In this article I assert that our modern understanding of the singspiel as a genre has been shaped not by eighteenth-century principles but rather by nineteenth-century notions of ‘romantic’ German opera. In contrast to a later through-composed ideal, Johann Adam Hiller’s comic operas, often viewed as the prototype of the German comic genre, were designed precisely in order that the songs might easily be detached from the spoken dialogue, disseminated outside of the public opera house and sung by audiences in various other contexts. The express purpose of these songs, as articulated by librettist Christian Felix Weisse, was to promote communal singing in social circles across Germany. The genre was thus designed for circulation within what Habermas describes as the public sphere: a conceptual space between the State and the private home in which texts, ideas and musical works were circulated and debated.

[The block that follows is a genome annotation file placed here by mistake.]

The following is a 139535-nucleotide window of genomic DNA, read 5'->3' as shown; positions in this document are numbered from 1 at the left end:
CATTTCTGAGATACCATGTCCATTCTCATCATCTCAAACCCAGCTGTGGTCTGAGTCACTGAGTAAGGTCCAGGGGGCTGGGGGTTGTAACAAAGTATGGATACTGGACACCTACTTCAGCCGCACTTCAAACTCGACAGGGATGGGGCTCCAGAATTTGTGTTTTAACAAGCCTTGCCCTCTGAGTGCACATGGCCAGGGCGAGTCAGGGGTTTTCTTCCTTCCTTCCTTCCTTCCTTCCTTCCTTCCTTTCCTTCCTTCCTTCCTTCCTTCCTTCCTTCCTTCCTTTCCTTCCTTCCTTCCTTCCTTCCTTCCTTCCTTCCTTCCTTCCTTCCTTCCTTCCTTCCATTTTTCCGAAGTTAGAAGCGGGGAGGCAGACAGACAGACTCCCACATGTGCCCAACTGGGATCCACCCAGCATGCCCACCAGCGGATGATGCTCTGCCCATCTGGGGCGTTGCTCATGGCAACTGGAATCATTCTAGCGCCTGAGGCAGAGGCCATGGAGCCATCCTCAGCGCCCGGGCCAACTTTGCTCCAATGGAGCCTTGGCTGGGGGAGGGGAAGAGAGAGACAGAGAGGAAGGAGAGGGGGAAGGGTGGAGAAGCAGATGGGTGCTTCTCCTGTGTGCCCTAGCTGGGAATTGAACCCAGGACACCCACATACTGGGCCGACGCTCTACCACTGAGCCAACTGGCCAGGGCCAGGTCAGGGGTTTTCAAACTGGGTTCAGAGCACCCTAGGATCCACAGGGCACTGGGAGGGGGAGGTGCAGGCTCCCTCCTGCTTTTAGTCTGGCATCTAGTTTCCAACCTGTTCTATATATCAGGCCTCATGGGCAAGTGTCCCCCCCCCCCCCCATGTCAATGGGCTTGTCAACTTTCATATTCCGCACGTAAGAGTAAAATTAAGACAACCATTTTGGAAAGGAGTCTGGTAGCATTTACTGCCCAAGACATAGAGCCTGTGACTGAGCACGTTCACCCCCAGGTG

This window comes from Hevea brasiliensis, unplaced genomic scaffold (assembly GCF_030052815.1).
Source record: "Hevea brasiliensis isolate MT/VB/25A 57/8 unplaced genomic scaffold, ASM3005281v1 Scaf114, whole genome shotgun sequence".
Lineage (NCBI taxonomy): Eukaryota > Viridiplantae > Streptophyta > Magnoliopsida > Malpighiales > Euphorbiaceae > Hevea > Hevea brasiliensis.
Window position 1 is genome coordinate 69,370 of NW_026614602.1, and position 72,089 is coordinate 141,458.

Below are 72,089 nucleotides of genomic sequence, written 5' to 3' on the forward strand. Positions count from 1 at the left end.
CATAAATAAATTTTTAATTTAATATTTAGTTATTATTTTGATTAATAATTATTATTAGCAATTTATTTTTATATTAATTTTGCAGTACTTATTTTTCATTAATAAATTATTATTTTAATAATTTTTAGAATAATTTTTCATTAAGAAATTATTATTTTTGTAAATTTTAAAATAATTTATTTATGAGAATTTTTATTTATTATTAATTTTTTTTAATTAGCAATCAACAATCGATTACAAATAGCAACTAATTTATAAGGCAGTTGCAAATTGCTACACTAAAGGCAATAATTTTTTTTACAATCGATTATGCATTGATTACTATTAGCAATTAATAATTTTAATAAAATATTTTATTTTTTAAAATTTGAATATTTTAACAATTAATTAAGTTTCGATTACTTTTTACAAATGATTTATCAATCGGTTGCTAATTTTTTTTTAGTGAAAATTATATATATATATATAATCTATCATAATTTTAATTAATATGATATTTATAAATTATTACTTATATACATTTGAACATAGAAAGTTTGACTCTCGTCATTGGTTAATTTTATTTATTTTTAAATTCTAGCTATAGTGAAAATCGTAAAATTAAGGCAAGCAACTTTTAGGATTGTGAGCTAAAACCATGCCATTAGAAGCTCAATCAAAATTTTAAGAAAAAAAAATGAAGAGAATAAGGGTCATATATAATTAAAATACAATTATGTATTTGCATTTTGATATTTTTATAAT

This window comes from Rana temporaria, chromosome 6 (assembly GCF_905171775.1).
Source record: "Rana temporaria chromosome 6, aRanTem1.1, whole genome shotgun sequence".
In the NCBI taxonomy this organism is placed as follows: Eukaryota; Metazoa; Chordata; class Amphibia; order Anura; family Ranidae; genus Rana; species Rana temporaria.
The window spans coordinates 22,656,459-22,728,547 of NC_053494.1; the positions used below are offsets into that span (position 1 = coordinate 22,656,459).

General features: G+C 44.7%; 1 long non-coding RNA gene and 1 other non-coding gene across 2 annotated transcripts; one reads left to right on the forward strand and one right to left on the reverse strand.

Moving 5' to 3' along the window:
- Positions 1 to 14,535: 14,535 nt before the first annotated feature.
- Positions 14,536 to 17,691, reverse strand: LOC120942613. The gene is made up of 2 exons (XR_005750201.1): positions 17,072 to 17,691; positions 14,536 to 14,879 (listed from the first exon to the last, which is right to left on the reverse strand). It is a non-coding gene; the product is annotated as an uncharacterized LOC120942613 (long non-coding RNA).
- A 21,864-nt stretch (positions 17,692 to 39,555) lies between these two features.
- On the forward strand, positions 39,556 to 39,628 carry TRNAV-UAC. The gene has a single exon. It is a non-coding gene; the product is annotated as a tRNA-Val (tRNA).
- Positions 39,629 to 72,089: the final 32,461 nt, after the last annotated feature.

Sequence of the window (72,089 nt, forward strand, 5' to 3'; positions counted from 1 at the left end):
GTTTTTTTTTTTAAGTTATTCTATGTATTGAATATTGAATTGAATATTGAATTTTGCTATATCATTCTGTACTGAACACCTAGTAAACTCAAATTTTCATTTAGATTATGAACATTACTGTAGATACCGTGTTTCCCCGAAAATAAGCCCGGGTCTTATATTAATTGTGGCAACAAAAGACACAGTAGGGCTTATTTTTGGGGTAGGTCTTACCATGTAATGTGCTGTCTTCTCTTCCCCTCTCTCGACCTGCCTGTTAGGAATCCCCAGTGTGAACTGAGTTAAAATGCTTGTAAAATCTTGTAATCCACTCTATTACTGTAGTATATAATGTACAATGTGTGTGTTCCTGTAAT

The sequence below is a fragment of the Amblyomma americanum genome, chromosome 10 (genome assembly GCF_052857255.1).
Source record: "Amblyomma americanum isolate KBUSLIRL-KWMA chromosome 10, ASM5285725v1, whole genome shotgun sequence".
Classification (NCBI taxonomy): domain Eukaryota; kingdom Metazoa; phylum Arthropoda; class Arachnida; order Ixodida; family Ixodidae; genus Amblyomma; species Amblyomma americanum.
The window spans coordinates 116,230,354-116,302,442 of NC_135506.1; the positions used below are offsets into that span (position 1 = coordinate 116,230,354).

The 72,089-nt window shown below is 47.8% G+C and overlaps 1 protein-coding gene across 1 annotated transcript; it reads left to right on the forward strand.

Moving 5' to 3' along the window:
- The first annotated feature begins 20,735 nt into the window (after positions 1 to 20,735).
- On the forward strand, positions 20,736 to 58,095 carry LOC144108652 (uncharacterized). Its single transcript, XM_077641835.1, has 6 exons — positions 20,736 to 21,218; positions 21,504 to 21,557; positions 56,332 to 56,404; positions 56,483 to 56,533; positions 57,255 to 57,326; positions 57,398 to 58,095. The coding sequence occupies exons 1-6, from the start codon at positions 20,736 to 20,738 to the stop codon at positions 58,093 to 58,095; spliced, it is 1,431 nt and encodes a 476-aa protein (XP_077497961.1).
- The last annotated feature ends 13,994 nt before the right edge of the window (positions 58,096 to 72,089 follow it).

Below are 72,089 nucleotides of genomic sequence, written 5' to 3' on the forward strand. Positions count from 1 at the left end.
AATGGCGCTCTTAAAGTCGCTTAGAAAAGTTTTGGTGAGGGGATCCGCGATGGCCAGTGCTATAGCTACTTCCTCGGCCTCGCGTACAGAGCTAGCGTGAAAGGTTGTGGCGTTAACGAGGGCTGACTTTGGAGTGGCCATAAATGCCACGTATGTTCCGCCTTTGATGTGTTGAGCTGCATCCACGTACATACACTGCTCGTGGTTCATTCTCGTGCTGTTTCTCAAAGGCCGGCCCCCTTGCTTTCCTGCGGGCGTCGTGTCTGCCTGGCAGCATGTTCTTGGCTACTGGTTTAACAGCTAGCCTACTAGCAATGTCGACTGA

Composed in what was called the German Volkston (in the manner of the Volk), Hiller’s melodies are recorded as being sung and played throughout the streets and parks of major German cities and became so popular that they became known as folksongs. This idea of the Volk as a collective entity and of the Volkston, however, was rooted in a deeper sense of the public as nation. Inspired by Le devin du village and J. J. Rousseau’s writings on politics, language and the fine arts, Weisse and Hiller’s operas employ the pastoral mode, in which idealized peasants sing in the manner of a folksong. The idyllic simplicity of these early German-language comic operas appealed to a diversified German audience by affirming their roots, the public use of their language and their morally upright character as a nation. Thus comic opera as a genre was circulated within the public sphere with the intention of transcending the boundaries of social class to unite the German nation in song.